“I am grateful that my fellow commissioners have selected me as chairman,” said Kessler. “I look forward to continuing the Plainview Water District’s long standing tradition of providing the highest quality water possible and excellent customer service to our residents.”
For more information, please contact the water district at 931-6469 or visit www.plainviewwater.org.
The Plainview Fire Department was saddened to announce the passing of life member and ex-captain Danny Levy, who died from a 9-11 contracted illness on Tuesday, Jan. 8. After the 9/11 attacks, Levy volunteered many days at Ground Zero with other heroic men and women, and sometime after, and became ill as a result of his time spent in lower Manhattan.
Levy initially joined the fire department in August 1999 as a fire medic and shortly switched from a medic to begin his training as a firefighter. He was eager to learn, and his natural leadership skills, honed in the Israeli military, put him on the path towards becoming an officer.
Josh Seiden’s very first experiences with performing required a captive audience. From a very young age, Seiden, obsessed with circus acts, would recruit his brother to put on shows for his parents, whether they liked it or not.
“We’d literally run around the house, screaming, putting on shows, [and] we’d make them sit through them,” remembered Seiden.
Even under an overcast sky, with some of the dirt roads turned to mud from visiting cars, Saddle Rock Ranch is still beautiful. The 15-acre property, dating back to 1812, is filled with wide expanses of grass, a tree-lined pond, a garden and some of the world’s calmest, gentlest horses. The ranch is something clients of Family Residences and Essential Enterprises, Inc. (FREE) with developmental disabilities have been able to enjoy for some time, but for a group of foster children and teens from the city on a cool winter Saturday on Dec. 8, it was a brand new experience.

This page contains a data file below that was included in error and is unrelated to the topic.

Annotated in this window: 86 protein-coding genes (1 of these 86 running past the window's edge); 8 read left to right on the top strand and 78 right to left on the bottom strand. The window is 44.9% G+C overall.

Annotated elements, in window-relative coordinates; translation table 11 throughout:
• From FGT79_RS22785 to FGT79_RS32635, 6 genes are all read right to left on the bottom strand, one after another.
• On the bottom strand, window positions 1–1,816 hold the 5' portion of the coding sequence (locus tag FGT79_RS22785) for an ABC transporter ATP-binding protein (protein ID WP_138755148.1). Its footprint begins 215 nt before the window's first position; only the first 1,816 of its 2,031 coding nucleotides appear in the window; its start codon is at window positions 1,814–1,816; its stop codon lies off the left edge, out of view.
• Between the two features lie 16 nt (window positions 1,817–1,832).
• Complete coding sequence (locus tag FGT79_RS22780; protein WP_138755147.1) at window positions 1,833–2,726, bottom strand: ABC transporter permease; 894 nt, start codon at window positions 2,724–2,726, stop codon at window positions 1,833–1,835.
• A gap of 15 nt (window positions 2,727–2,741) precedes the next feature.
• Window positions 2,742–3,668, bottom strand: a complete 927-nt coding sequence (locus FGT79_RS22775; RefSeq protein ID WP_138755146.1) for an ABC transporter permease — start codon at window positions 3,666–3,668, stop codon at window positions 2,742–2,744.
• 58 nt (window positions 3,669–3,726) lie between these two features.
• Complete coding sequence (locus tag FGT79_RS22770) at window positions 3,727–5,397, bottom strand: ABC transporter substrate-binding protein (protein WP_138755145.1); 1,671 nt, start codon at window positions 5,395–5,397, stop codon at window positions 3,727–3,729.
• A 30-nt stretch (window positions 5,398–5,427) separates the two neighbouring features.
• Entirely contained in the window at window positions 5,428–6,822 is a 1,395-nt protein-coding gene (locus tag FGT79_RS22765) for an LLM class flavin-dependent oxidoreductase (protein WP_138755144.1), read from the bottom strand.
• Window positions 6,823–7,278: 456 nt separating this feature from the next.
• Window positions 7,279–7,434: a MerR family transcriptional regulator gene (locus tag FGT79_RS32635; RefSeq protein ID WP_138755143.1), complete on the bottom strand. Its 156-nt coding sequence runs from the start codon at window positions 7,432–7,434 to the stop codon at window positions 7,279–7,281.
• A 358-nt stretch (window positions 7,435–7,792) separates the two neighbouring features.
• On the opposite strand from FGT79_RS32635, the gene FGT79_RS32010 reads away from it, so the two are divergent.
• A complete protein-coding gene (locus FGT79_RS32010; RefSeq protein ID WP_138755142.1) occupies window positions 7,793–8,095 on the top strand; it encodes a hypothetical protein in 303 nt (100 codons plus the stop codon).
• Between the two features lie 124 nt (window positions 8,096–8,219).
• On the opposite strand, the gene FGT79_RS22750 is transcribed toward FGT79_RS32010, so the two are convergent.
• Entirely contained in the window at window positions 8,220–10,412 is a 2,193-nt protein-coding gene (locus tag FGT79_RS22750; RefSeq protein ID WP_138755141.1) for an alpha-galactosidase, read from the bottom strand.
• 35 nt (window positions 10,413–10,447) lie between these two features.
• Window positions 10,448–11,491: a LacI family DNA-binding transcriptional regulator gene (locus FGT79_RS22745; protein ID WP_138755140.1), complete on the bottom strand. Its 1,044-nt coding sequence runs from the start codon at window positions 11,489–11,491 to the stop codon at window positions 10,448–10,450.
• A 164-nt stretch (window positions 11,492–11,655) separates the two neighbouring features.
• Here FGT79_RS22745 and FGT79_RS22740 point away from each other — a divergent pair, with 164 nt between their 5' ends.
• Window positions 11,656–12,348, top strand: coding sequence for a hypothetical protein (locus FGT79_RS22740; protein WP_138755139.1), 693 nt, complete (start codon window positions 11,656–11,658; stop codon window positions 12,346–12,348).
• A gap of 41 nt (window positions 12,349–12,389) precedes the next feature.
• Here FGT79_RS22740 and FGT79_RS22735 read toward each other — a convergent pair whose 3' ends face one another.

It may seem like the goal of the outing was to get city kids out in the fresh air and give them a chance to interact with the horses and other farm animals (and that was certainly part of it), but there was more going on: for Heart Gallery NYC, a nonprofit organization that works to match children in foster care with adoptive parents, it was a chance to begin preparing the children for life beyond the foster care system.
The hundreds who gathered in Mineola for the last meeting of the Temporary Redistricting Advisory Commission on Jan. 3 didn’t throw any tomatoes at the front of the room, but some came close. For more than four hours, approximately 50 speakers lambasted the map proposed by the Republican side of the commission, generally characterizing it as a transparent power play with no consideration for the public good or even the law. The Democratic commissioners were not completely spared the public’s ire, but most of the anger was directed at the Republicans; the Democrats’ map, proposed at nearly the last minute on Dec. 31, was praised, although somewhat tepidly, as a fair plan.
Considering that hundreds of angry people were crammed into the Legislative Chambers demanding answers from the Republican commissioners, who by and large didn’t respond, it’s remarkable that tempers didn’t flare more.